Amanda Perkins has authored a write-up about “ISO Multilingual Testers”

We look forward to you reading and sharing this edition which also has a special editorial written by Keith Klain titled “Nevertheless, she persisted…”

From around the testing world: These software testing conferences are lined up for March 2017 Agile Testing Days, Asia and Agile India. Do write to us at [email protected] and share your article for the upcoming edition of Women Testers by March 20th 2017.

Upcoming conferences:

Test Master’s Academy brings to you 2ND ANNUAL TEST LEADERSHIP CONGRESS – MAY 1ST-3RD, NewYork City.  Watch this video to learn more: https://youtu.be/ldKUOGOK2BM 

Thank you for your awesomeness authors and for the timely submissions. And Testing Circus for your continued inspiration and patronage.

Co-ordinator and Editor
Jyothi Rangaiah




October 2015 edition of Women Testers is brought to you by the team of Women Testers and in association with Testing Circus.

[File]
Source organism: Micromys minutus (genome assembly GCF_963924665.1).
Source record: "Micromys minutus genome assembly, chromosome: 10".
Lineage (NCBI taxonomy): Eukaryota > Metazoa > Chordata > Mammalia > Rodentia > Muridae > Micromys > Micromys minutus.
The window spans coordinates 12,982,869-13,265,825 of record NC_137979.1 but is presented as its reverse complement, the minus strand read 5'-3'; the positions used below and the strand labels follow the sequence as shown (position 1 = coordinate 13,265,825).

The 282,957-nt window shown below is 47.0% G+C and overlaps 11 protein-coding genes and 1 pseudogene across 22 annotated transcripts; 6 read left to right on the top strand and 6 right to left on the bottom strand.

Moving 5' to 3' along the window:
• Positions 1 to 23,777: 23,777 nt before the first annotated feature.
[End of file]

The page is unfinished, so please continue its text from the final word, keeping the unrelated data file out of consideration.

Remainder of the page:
In this edition we have bought to you the following articles:
A guest post on Mindmapping essentials written by Dhanasekar Subramaniam

A co-authored post on Stress And Work written by Annie Rydholm and Paul Seaman

Parimala Hariprasad writes about her research on Competitor Analysis
Rikke Simonsen shares her experiences about Making The Transition From Manual To Automated Testing
A first timer at Women Testers Alexandra Schladebeck has shared a write-up on Some Words About Words
If you have liked reading about Testing in the Cloud – Part II written by Nitika Katiyar in our previous edition, this edition has the final part of this article.

Yes, Call For Papers is now open for NULLCON 2016.

We look forward to reading and sharing your new learning experiences while you are at these software testing conferences lined up for November 2015 EclipseCon, TestBashNY, EuroSTAR Conference 2015, Better Software Conference, LET’S TEST [South Africa]. Do write to us at [email protected] and share your article for the upcoming edition of Women Testers by December 20th 2015.

Thank you for your awesomeness authors and for the timely submissions. And Testing Circus for your continued inspiration and patronage.

Co-ordinator and Editor
Jyothi Rangaiah